A new network of bicycle boulevards is coming to Tucson this year.

The city of Tucson and the Regional Transportation Authority signed funding agreements this month, and construction should begin this fall.

Bike boulevards could really change the way you get around.

"One statistic always stands out to me, which is 40 percent of all trips in the U.S. are under two miles but up to 90 percent of those are by car," said Ann Chanecka, bicycle and pedestrian coordinator at the city Transportation Department.

"The whole bike boulevard initiative is to try to get people to try either biking or walking for some of those shorter trips."

What is a bike boulevard?

It's a residential street where bicyclists who don't want to ride in bike lanes on major streets next to speeding traffic can ride safely.

Bike boulevards are marked by signs and have signals for safe crossings at busy intersections. Plus, they prioritize bikes by slowing down or diverting cars.

"We've added a lot of bike lanes, and it's great. One thing we've realized, though, is our ridership hasn't really increased," Chanecka said. "Less-confident riders need routes in which they feel safer. So the city's been turning its priorities to trying to provide some of these safer, low-stress routes in hopes to attract more riders.

"In Tucson, we have a lot of busy corridors with a lot of traffic, and so we're trying to look at this as an alternative network," Chanecka said.

Next month she'll be kicking off a bike boulevard master-planning process, and you'll be able to weigh in on how these bikeways can help not only bicyclists but also pedestrians, bus riders and kids.

The master plan will prioritize routes and connect more parks, schools, libraries, major employers and grocery stores.


S.J. Rinker is puzzled by the lack of signs of progress at the Grant-Oracle intersection project. "Could you please enlighten those of us affected by this project?"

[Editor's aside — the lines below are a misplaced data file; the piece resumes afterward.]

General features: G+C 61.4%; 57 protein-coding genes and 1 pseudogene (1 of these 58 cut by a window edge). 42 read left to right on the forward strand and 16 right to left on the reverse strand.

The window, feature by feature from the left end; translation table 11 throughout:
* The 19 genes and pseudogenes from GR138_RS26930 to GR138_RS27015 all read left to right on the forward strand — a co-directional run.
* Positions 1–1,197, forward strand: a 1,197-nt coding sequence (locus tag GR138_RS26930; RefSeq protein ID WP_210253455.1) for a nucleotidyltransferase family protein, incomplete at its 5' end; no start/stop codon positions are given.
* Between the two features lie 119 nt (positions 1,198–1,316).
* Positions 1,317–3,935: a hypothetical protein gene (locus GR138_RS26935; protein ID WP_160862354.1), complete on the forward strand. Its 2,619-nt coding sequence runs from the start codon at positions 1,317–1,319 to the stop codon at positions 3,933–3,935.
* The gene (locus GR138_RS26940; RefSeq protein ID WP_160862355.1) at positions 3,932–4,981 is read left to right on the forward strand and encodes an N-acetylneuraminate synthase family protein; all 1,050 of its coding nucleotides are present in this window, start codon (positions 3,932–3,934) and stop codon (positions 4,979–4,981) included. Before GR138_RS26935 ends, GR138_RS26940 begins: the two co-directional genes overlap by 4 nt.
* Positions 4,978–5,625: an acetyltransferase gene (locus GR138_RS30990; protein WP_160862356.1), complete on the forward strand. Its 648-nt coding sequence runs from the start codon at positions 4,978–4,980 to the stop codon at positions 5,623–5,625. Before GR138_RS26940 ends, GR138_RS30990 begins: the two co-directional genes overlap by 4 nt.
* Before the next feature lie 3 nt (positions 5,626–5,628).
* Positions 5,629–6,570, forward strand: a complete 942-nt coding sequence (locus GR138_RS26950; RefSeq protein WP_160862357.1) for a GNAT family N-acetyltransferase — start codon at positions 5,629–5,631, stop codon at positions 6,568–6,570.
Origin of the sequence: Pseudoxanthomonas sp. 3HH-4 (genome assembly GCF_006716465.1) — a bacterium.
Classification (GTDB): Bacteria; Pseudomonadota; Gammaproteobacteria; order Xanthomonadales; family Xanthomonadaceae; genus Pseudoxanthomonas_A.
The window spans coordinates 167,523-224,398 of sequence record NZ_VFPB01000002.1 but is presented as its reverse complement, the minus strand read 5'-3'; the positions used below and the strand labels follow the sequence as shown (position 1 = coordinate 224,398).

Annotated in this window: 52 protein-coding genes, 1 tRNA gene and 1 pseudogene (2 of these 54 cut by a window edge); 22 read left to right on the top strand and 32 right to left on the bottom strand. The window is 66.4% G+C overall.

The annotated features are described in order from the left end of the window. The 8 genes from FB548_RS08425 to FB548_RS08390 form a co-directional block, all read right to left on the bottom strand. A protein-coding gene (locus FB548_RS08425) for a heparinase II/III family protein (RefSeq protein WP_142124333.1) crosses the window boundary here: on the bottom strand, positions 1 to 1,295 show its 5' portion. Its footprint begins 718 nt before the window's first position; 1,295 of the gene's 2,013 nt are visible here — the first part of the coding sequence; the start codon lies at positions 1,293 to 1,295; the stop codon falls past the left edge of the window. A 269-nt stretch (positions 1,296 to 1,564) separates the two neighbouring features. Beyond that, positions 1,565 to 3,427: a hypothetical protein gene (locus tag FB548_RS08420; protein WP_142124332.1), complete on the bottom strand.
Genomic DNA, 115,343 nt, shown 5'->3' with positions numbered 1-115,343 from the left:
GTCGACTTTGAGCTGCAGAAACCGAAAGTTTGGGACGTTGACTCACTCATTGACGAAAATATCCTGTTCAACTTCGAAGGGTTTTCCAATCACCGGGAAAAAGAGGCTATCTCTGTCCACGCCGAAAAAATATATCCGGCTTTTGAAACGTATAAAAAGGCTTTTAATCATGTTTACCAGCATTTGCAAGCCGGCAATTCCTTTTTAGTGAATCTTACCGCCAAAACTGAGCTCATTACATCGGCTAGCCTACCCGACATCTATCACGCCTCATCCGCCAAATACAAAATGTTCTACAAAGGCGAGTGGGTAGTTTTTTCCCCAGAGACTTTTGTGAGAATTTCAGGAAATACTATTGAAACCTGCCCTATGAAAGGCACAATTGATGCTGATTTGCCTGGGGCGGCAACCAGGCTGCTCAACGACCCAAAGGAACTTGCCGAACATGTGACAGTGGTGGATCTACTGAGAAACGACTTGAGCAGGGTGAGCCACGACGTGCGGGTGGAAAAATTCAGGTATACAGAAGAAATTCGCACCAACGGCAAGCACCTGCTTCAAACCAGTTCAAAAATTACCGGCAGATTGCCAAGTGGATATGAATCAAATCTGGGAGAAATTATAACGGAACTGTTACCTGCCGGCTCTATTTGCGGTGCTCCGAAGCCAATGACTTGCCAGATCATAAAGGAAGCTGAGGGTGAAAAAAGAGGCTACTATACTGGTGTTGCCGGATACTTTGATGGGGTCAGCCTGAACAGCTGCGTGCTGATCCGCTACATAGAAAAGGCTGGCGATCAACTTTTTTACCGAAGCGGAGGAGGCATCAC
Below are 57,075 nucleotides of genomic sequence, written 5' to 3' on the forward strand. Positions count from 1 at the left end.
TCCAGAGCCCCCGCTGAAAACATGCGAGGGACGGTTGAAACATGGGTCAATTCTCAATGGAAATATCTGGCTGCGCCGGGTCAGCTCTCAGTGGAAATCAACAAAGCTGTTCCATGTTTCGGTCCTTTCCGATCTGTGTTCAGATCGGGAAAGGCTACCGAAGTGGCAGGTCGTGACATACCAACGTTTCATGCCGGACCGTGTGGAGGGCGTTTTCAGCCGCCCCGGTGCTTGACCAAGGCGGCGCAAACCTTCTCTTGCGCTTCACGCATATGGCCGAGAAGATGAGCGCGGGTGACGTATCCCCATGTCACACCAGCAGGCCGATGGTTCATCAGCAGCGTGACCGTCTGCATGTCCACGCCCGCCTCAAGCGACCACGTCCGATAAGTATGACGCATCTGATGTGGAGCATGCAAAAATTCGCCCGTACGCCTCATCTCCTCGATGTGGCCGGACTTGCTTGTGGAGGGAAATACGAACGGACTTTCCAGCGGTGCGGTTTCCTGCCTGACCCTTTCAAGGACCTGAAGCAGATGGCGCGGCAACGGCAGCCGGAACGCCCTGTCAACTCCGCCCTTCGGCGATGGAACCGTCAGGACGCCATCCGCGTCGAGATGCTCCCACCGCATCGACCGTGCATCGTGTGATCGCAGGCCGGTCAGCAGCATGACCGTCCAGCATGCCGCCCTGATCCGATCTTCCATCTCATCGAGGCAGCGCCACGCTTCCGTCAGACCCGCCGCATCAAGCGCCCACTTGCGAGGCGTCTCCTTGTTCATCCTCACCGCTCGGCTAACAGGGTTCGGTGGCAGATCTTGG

A: Crews found a number of complicated utility surprises when they dug into the streets, said city Transportation Director Daryl Cole. The utility phase of the project has taken longer than expected, but it's nearly done, and construction soon will be back on schedule, he said.

Send your Road Q questions by email to roadrunner@azstarnet.com or to 4850 S. Park Ave., Tucson, AZ 85714. Please include first and last names.

Tucson's designated bike boulevards

• Fourth Avenue/Fontana Avenue between University Boulevard and Prince Road.

• Third Street/University Boulevard between Oracle and Wilmot roads.

Those coming soon

• Liberty/San Fernando Avenue, covering just under five miles between 44th Street and Los Reales Road as an alternative to Sixth Avenue and 12th Avenue.

• Copper/Flower Street, covering about 5 1/2 miles between Oracle and Swan roads as an alternative to Grant Road.

• Treat Avenue, covering about six miles between the Rillito River and Barraza-Aviation Parkway as an alternative to Country Club Road. The Treat bike boulevard "goes within a quarter-mile of 13 schools and five parks, and intersects with 11 bus lines, so Treat is a real good north-south connection through town," says Ann Chanecka, bicycle and pedestrian coordinator at the city Transportation Department.

• Fifth Street, covering just under two miles between Main and Highland avenues as an alternative to Sixth Street.